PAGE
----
On Sunday my day started at the top of A Line with the Giant Bicycles Liv/Giant event which closed A Line for the morning to provide coaching and training for women downhillers. Watching  the best in the world huck these jumps belies how difficult some of this terrain can be for some one starting out.

Women’s Only Liv/Giant A Line event:

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I closed out the day in Skiers Plaza at the bottom of the Whistler Bike Park shooting the finish line of the Canadian Open Enduro. It was great to connect with so many familiar faces, many off course, and a few as they crossed the line. It was exciting to watch riders charge the finish line after an exhausting day, some throwing arms in the air in celebration and others at near collapse.

Stage 5 Finish – Canadian Open Enduro:

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BC Bike Race’s own Andreas Hestler:

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Today’s Archive Image – Steve Smith at Crankworx 2012

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There are daily reminders that Crankworx is less than two months away. Crankworx turns Whistler into a gong show and it was the most fun I’ve had shooting almost anything in a long, long time. There are more than a few photographers in town over this ten day period and competition for access is intense. I hope to return in 2013, and have submitted an application, while in the mean time reaching out for any assignment that will get me on the mountain.

I am excited that this image in particular, of Canadian Steve Smith coming over Heckler’s Rock during his winning run at the Canadian Open Downhill, has had so much traction, but it has also been a bit of a lesson for me. When you are contributing to a pool of images it is difficult to track where your images end up and whether they have been used with appropriate attribution. These are things that you learn with either a vanity search or with Google’s reverse image search where you can upload an image and Google will locate any number of pages on which your image has appeared.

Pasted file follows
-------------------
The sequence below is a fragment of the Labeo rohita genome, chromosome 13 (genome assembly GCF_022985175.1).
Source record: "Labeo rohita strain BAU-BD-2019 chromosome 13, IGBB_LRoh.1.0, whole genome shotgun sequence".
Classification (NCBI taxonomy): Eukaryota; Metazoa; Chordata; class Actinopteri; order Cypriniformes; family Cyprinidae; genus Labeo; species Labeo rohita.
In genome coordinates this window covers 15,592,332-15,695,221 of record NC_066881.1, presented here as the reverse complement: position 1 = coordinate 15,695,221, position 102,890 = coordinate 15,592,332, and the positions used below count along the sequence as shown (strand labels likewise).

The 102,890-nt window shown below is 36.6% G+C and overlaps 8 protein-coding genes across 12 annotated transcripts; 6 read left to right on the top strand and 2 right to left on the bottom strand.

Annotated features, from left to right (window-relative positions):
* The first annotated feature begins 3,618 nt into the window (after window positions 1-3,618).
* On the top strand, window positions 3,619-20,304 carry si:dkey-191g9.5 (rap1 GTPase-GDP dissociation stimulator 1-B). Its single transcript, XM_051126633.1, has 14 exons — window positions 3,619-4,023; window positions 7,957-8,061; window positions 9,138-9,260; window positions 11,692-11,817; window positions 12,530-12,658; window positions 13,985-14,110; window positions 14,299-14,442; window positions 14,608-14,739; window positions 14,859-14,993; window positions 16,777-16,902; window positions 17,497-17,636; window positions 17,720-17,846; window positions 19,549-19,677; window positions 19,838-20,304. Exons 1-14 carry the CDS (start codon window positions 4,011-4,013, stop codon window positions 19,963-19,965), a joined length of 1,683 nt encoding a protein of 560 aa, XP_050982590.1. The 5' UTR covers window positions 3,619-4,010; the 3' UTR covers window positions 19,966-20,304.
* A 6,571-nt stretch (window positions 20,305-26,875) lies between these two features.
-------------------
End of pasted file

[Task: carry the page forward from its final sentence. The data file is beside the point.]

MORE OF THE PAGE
In the days that followed Smith’s winning run, this image appeared on Facebook, in print and on a dozen different web outlets, some are included below. The exciting thing for me is though my week in Whistler for Crankworx had been a total gamble I saw my photos sent out to the Mountain Bike community world wide, especially cool since is Mountain Biking is among my favourite things to shoot, but also something I consider to be a weak link in my portfolio of experience. Now, almost a year later, this image still has legs and has recently appeared a travel magazine, with permission and attribution, destined for thousands of hotel rooms in Whistler.

Keep your fingers crossed for me!

The Whistler Question:

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MTB Review:

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Pedal Magazine:

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Sick Lines:

Sick Lines CX Steve Smith Screen Shot

Where Whistler:

Where Whistler CX Screen Shot

Ten Years of Crankworx

Today’s Archive Image: BC Bike Race Powell River

2012 BCBR Personal-35